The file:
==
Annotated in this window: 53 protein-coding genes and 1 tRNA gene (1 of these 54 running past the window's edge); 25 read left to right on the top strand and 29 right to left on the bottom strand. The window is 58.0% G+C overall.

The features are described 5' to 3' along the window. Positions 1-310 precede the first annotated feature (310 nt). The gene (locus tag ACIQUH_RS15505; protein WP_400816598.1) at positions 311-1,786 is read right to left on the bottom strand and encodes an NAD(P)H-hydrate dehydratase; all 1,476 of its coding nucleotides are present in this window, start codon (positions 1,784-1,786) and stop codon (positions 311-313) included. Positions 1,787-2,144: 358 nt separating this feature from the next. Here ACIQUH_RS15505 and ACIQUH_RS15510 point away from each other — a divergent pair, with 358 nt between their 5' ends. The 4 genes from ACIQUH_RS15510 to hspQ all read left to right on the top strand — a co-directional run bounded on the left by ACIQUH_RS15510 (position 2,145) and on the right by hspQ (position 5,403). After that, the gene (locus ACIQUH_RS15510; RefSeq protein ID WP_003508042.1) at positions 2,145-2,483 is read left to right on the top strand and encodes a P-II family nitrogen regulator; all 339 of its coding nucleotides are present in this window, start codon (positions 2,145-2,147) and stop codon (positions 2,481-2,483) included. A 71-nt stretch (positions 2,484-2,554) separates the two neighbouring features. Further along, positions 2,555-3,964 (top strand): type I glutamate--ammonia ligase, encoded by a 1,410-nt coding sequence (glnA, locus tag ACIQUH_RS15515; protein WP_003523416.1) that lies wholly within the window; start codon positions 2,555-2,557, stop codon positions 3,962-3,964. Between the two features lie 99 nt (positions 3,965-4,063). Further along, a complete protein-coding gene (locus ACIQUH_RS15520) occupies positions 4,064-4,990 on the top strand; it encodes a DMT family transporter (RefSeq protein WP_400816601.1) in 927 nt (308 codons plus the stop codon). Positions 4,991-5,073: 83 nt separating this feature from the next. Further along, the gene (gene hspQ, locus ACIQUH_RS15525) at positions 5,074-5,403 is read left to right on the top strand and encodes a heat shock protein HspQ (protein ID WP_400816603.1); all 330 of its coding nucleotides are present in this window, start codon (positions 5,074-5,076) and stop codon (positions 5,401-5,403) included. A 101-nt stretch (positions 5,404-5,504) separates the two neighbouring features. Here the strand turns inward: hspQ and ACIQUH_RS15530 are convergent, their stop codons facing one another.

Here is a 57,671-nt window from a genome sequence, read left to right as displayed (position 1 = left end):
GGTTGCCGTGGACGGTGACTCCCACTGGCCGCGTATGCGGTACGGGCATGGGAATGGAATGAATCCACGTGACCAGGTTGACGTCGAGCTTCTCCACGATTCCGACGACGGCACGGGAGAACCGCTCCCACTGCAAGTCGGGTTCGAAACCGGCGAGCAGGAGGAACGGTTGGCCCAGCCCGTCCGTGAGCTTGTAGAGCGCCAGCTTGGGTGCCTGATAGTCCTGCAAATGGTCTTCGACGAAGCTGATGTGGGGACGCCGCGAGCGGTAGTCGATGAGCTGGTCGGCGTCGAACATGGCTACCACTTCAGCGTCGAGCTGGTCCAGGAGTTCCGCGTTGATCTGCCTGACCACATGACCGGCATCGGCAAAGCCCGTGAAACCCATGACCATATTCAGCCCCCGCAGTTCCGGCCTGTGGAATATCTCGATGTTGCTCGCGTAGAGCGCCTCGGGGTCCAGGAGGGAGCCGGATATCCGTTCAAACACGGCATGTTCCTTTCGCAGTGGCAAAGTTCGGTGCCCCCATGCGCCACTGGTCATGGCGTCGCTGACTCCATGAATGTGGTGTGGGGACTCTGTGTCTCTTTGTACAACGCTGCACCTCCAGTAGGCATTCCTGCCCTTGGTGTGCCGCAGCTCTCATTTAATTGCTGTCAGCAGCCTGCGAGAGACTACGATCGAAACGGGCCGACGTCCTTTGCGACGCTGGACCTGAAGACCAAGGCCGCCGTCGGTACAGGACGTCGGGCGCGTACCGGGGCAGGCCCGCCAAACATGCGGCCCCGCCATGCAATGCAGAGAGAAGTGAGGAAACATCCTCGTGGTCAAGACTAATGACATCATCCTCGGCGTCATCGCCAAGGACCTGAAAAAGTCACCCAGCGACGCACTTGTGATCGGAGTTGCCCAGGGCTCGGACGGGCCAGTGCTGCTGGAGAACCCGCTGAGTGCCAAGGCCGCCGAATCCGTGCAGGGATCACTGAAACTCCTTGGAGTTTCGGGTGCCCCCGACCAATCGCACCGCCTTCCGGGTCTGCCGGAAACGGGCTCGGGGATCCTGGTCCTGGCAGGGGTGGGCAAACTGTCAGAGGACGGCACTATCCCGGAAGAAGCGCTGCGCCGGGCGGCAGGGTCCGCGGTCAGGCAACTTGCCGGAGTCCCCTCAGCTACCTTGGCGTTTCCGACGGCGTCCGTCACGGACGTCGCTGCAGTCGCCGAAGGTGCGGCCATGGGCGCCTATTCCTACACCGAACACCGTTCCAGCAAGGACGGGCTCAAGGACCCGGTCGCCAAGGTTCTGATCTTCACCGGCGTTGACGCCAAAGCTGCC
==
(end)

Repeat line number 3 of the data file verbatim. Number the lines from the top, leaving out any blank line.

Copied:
Here is a 57,671-nt window from a genome sequence, read left to right as displayed (position 1 = left end):